Wall Street investors seek out small business for profit

Column: Will’s Business Corner

By: Will Pembroke, Multimedia Show Manager

Small businesses are likely not the first thing that comes to mind when you hear the name Amazon, but think again. As of late, major players on Wall Street, Advent International and JPMorgan Chase & Co. have begun dabbling in the market of small business by pumping billions of dollars into startups, mom and pop shops and other currently unprofitable businesses. With their access to capital and business expertise, investors believe they can find popular products on Amazon and turn them into global brands. 

This new wave of high-risk gambling investment is often spearheaded by e-commerce veterans, backed by big money on Wall Street. These veterans of the e-commerce market, also referred to as Amazon aggregators, are essentially betting that they can propel up-and-comers in the vast Amazon market to the top. 

These Amazon aggregators claim to be able to identify the differences between sound business ventures with tenable products and sort them from the items that don’t appeal to Amazon buyers for long. 

Roughly 40 Amazon aggregators have emerged as serious investment opportunities for Wall Streeters in the past few years. Some of these aggregators still prefer to do their business out of the public eye in an effort to conceal their findings from non-investors. Others have gone public, with several reporting fundraising totals in the billions.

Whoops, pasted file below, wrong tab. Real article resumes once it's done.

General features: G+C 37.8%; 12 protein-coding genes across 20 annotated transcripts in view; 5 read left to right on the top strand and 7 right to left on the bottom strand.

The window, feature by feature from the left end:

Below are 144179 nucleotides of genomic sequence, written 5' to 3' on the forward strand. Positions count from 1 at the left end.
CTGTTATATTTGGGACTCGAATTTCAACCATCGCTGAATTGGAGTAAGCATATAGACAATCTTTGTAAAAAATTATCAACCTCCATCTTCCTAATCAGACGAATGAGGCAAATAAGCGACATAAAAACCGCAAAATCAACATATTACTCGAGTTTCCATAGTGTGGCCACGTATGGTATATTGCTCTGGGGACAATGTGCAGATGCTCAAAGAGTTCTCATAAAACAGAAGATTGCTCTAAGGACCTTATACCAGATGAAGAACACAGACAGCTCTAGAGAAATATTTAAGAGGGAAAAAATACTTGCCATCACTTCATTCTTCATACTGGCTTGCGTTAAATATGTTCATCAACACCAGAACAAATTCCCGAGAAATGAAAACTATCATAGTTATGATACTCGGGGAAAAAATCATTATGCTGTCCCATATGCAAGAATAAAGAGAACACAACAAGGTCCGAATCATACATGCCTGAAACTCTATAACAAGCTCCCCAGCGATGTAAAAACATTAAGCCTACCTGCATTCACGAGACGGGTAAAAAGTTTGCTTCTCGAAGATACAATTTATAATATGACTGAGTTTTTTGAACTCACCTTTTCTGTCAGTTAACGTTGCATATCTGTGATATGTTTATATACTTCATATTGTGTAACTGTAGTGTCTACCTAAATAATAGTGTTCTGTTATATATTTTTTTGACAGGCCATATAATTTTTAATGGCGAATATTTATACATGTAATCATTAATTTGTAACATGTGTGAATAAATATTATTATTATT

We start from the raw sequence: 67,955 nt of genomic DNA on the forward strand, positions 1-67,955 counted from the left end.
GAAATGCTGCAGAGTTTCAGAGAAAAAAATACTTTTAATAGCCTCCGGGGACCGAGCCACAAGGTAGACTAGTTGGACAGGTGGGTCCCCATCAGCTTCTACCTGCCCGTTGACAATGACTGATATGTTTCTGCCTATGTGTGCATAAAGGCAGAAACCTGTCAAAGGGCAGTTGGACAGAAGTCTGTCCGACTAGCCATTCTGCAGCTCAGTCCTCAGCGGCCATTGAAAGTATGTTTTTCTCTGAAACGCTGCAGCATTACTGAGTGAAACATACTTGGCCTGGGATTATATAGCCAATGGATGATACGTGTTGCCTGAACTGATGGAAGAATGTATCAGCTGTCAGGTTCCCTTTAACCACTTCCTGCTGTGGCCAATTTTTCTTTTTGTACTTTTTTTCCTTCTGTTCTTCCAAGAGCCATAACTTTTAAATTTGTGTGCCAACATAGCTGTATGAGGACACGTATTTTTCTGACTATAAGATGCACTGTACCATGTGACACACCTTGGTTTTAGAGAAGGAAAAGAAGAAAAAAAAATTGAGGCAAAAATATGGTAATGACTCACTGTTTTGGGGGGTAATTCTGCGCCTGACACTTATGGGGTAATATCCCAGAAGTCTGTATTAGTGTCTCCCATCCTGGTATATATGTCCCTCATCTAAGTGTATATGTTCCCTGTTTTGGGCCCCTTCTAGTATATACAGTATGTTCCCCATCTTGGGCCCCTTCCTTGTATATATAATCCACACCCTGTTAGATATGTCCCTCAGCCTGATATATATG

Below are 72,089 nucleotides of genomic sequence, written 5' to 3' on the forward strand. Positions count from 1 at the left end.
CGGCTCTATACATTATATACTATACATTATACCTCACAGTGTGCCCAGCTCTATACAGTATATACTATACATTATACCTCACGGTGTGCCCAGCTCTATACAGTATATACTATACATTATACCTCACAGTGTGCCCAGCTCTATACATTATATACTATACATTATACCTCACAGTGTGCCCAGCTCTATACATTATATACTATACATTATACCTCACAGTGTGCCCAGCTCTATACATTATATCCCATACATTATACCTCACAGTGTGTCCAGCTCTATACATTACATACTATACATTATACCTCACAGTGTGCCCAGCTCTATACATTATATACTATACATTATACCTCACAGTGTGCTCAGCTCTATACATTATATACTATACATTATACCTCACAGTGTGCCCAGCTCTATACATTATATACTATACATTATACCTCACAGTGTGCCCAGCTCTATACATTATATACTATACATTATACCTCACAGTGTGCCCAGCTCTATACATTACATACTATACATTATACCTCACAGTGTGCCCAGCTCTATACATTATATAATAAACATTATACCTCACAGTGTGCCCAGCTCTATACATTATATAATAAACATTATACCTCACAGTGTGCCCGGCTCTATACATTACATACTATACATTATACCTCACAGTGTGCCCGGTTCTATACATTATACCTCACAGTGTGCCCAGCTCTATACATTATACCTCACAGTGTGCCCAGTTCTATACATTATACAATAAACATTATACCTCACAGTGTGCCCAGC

Continued demand for these small businesses is also a sign of the maturation of Amazon’s third-party marketplace. Amazon has given small businesses the ability to reach millions of consumers and now places them in the eye of potential investors. 

Photo courtesy commons.wikimedia.org

Despite the risks that accompany Amazon aggregators, there are evident rewards. These aggregators are an outstanding opportunity for merchants who are burnt out, who are without the necessary capital to expand or who are in need of e-commerce expertise.

However, the risks presented by the Amazon marketplace are still very real. A few bad reviews on a product, faulty claims of counterfeiting or other malpractice take well-intended businesses off the market. It is very possible that profitable small businesses with well-liked products can wake up one day to find Amazon selling its own version of their product, even after establishing years of credibility in Amazon’s marketplace. 

Like anything on Wall Street, there are success stories to accompany the total failures in this wave of market integration. In developing a marketplace with a gross domestic product comparable to that of some countries, Amazon investments are not likely to slow down.